Erin Blasko | July 20, 2019
From an office in a converted former flooring factory southeast of downtown, a team of four student interns is developing stormwater management solutions for the city of South Bend. A graphical user interface will help business owners calculate the cost of “soft” stormwater infrastructure, from permeable pavement to rain gardens. A tutorial will instruct residents and business owners on how to collect and reuse stormwater with rain barrels.
Nearby, a second team is surveying a restored section of Bowman Creek. Stormwater flows into the creek, which flows into the St. Joseph River. Sensors will measure the flow and depth of the creek and communicate with existing sensors upstream, in the sewer system, to prevent flooding and sewer overflows, which foul the river.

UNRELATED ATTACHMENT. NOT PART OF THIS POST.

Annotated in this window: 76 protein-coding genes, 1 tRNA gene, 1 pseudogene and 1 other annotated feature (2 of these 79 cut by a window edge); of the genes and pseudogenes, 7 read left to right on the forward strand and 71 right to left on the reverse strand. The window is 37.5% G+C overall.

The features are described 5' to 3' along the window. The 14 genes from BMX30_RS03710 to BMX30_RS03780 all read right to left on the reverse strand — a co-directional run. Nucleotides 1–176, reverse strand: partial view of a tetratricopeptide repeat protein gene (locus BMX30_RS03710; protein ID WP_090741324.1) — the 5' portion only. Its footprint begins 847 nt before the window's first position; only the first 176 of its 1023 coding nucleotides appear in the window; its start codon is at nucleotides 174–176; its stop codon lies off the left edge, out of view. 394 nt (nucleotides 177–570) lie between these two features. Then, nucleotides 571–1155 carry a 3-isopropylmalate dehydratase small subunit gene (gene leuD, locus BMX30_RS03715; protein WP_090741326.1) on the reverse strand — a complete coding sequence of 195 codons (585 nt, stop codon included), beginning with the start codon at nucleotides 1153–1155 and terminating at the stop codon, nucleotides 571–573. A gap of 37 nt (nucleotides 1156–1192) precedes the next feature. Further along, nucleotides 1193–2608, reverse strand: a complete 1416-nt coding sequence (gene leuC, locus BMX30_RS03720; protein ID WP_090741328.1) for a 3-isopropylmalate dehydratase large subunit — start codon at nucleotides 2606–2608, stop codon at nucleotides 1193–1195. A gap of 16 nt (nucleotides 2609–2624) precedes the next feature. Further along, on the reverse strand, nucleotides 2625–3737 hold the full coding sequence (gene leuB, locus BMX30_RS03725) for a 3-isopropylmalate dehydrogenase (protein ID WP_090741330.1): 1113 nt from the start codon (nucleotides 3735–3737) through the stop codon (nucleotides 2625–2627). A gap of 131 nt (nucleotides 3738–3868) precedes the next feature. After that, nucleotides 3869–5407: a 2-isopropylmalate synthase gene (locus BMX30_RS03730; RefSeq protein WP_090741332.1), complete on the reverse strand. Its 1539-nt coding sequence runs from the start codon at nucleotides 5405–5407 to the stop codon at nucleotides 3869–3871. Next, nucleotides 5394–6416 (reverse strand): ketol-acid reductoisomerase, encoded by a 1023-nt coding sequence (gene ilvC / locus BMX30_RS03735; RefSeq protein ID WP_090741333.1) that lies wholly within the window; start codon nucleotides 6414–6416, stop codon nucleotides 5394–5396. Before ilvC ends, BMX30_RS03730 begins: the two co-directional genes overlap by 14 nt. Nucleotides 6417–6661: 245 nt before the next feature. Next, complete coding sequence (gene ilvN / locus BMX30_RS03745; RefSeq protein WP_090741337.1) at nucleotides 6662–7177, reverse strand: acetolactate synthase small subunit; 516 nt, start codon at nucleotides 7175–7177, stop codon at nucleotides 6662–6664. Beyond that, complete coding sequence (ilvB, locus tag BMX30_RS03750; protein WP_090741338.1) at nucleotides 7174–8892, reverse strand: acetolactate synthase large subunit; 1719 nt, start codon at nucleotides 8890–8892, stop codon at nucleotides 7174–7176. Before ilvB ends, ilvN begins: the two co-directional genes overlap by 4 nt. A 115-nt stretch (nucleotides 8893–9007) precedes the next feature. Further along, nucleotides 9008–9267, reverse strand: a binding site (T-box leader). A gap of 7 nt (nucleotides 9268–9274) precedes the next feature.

Across town, a third team is working to convert as many as six vacant lots into a scattered site tree nursery. The nursery will host as many as 500 native trees, from poplar, red oak and hackberry to Kentucky coffee and buckeye. Once mature, the trees will be planted along medians and boulevards in the city, as well as in parks and on golf courses.
The city expects to save hundreds of dollars per tree compared with the cost of the same trees from a private grower.
Representing dozens of schools, including the University of Notre Dame, the interns are part of the Bowman Creek Educational Ecosystem (BCe2).
Operated by the Center for Civic Innovation at Notre Dame with support from area schools as well as local governments and business and nonprofit organizations, the BCe2 seeks innovative solutions to pressing civic issues in South Bend and Elkhart, from affordable housing and transportation to clean water.
Read more here.